Jetlagged and confused, my mind still half living in Hard-boiled Wonderland and The End of the World (I was reading it in Italian, translated by Antonietta Pastore. The Italian title, La fine del mondo e il paese delle meraviglie, leaves out the hard-boiled part. I wonder what's the exact meaning of the Japanese title: , Sekai no Owari to Hādo-boirudo Wandārando), the novel by my beloved Haruki Murakami that I avidly read on the plane.
Happy to be home, with in my mind the images of another beautiful book, a gift from my friend Theresa Wong: The Arrival, a wordless graphic novel by Shaun Tan.
As Taun himself writes in his website (where you can find much more about this and other books, and also about his many other projects):
|Harbour, pencil on paper|
"I realise that I have a recurring interest in notions of ‘belonging’, particularly the finding or losing of it.(...) I think that the ‘problem’ of belonging is perhaps more of a basic existential question that everybody deals with from time to time, if not on a regular basis. It especially rises to the surface when things ‘go wrong’ with our usual lives, when something challenges our comfortable reality or defies our expectations – which is typically the moment when a good story begins, so good fuel for fiction. We often find ourselves in new realities – a new school, job, relationship or country, any of which demand some reinvention of ‘belonging’.(...) I was reminded that migration is a fundamental part of human history, both in the distant and recent past. On gathering further anecdotes of overseas-born friends – and my partner who comes from Finland – as well as looking at old photographs and documents, I became aware of the many common problems faced by all migrants, regardless of nationality and destination: grappling with language difficulties, home-sickness, poverty, a loss of social status and recognisable qualifications, not to mention the separation from family.(...) I would hope that beyond its immediate subject, any illustrated narrative might encourage its readers take a moment to look beyond the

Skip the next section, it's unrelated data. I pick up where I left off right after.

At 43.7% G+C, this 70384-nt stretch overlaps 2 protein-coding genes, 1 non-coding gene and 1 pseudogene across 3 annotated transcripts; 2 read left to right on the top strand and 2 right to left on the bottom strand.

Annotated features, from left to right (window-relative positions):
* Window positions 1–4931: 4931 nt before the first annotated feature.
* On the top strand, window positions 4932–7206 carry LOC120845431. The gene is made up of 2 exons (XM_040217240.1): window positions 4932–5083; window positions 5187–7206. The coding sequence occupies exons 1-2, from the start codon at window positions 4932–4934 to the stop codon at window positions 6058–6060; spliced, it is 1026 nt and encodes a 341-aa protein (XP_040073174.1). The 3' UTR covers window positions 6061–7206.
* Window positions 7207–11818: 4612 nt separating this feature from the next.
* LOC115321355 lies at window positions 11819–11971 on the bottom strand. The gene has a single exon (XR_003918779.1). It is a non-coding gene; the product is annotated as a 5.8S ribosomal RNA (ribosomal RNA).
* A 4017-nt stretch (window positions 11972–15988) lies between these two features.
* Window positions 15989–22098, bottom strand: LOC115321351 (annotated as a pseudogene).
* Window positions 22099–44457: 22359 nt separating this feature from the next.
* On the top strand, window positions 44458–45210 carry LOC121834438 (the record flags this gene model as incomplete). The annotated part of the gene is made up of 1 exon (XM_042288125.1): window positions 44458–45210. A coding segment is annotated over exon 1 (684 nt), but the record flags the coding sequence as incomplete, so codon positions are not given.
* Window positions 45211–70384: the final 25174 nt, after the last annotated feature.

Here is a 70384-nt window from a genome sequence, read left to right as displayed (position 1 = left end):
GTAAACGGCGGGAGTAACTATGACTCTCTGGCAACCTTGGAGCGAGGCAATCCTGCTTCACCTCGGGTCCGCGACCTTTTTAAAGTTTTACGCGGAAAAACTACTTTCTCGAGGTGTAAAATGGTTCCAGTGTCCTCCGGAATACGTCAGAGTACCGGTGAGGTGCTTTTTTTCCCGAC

|The City, pencil on paper|
‘ordinariness’ of their own circumstances, and consider it from a slightly different perspective. One of the great powers of storytelling is that invites us to walk in other people’s shoes for a while, but perhaps even more importantly, it invites us to contemplate our own shoes also. We might do well to think of ourselves as possible strangers in our own strange land. What conclusions we draw from this are unlikely to be easily summarised, all the more reason to think further on the connections between people and places, and what we might mean when we talk about ‘belonging’."